My Lost Years in Trucking (Part 2)

full moonThis is part 2, part 1 can be found here.

We were the shadow people.

The lost boys and girls. The six of us who worked third shift were not invited to meetings or parties. No one sung Happy Birthday to us or bought us a cake. We were the forgotten souls that haunted the trucking halls after everyone went home. Yes, I know what it is like to be a ghost.

There was a certain level of mad freedom that came with working this late shift. For all of the rules were nonexistent for us. They disappeared in a poof of smoke once the day people left to continue their real lives.

  • No internet? Sure (until the boss left).
  • No music? Of course (until the last car drove away).
  • Scheduled breaks and lunches? Yes (whatever).

Before I began this job I used to consider myself a good worker, trustworthy. But when thrown in an occupation I had no interest in, I seemed to be a lot more questionable than I ever imagined myself to be. It seems I am somewhat a rebel. James Dean. Marlon Brando. Go figure.

We did have a supervisor, but we rarely saw him. There was a good reason for this actually. He was having an affair at the time and checking in with us was one of his excuses for meeting up with his mistress. I never had to answer a call and make an excuse to his wife (who, by the way, was home with a baby), but other employees did. If I did ever get his wife on the phone, I am almost a hundred percent sure I would have told her.

The mistress was a secretary from the day shift, and oddly in that office this affair was not too surprising for me the longer I was there. Right from the first day sitting with Marian I could sense the amount of flirting going on around. In many ways it was like an uninhibited high school. No teachers or parents here to tell you no! And we night owls knew everyone’s secrets. Continue reading

My Lost Years in Trucking (Part 1)

TruckingFor two years I had the awful song “Convoy” stuck in my head. I hummed it as a I went into work, sometimes sang the chorus out loud on the drive home, and had even been known to mumble it under my breath while walking down hallways.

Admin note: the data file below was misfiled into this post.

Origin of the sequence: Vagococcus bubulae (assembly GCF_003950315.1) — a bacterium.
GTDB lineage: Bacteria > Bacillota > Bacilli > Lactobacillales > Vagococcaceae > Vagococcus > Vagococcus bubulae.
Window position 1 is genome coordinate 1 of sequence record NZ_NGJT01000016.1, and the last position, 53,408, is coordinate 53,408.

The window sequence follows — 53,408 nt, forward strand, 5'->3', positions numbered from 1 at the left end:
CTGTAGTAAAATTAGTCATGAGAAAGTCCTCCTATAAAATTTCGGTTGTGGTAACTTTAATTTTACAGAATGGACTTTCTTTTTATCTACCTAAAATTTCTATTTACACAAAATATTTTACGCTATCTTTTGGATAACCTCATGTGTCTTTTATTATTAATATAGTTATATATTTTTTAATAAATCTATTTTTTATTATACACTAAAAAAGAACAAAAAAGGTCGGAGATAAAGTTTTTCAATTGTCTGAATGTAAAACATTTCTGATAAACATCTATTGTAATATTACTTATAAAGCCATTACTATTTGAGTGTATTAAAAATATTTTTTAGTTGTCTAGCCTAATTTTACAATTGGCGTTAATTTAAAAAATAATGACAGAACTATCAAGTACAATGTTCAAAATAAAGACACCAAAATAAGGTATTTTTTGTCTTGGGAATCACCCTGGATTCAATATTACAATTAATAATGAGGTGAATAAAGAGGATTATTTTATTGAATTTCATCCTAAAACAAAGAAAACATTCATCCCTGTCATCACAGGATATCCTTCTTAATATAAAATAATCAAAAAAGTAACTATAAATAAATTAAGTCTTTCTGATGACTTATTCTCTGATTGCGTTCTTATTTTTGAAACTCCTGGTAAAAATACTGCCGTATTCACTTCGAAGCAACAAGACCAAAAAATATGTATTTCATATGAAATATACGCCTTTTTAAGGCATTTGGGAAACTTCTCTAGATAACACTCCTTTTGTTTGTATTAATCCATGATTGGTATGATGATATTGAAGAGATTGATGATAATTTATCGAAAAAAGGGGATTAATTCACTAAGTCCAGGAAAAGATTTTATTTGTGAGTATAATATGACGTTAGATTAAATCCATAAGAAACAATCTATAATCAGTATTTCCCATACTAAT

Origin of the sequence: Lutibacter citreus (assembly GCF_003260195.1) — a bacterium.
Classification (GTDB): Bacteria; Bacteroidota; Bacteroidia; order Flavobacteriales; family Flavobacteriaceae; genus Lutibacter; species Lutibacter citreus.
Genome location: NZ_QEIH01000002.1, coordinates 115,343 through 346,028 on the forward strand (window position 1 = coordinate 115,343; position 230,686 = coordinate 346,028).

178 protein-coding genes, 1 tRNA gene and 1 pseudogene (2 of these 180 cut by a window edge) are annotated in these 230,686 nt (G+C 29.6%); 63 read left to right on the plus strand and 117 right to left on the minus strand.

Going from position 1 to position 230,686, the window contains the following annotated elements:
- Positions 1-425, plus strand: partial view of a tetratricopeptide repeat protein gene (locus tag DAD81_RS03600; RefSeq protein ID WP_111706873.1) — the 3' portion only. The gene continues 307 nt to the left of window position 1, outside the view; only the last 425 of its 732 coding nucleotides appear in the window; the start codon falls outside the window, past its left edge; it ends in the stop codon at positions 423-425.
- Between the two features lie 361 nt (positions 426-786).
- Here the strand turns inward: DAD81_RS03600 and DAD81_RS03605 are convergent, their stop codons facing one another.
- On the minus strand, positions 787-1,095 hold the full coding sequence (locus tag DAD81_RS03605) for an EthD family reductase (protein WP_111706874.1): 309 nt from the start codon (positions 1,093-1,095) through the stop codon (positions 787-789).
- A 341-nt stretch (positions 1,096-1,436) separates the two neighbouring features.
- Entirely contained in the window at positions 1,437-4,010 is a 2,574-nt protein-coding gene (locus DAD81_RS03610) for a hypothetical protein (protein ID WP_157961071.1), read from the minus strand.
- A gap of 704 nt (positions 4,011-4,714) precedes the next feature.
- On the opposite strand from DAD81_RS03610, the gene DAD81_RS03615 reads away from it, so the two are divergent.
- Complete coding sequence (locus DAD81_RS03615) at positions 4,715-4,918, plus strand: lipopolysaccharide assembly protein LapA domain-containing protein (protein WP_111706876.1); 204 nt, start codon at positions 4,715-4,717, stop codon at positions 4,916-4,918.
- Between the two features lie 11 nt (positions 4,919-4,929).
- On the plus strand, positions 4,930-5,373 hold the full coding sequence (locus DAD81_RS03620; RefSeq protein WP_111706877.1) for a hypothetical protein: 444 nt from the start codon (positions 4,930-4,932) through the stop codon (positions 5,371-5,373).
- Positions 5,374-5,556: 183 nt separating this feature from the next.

[On a side note, did you know the creator of that song is Chip Davis? For those that don’t recognize that name, he went on after that success to create Mannheim Steamroller, which was formed on the bad notion that 80’s synthesizers would sound great with classic old instruments like a harpsichord… and then put it to the test with Christmas music. It’s astonishing the amount of musical torture that man has to answer for once he makes it to the pearly gates.]

My wife was in graduate school, and it fell on my shoulders to pay the bills and the rent. We had just moved back to Michigan from Los Angeles. On the day we arrived back in my home state there was a major power outage throughout the region. I made a joke to the movers that our return must have caused it. The movers actually believed me (thinking I did something with a plug, I guess) until I explained it was a joke. That failed joke moment, as well as the power outage, were both foreboding signs for the two years ahead that my wife and I should have taken.

While I thought having an MFA in writing from one of the best writing schools in the country was pretty awesome, most businesses didn’t agree with me. Actually, I could see the expression of confusion cross over employer’s faces each time it came up and I had to on numerous occasions answer the question, “Why are you here?”

A very good question, Mr. Employer!  Of course, a better question I have tried to answer since then is where does such a person with such a degree belong at all? Continue reading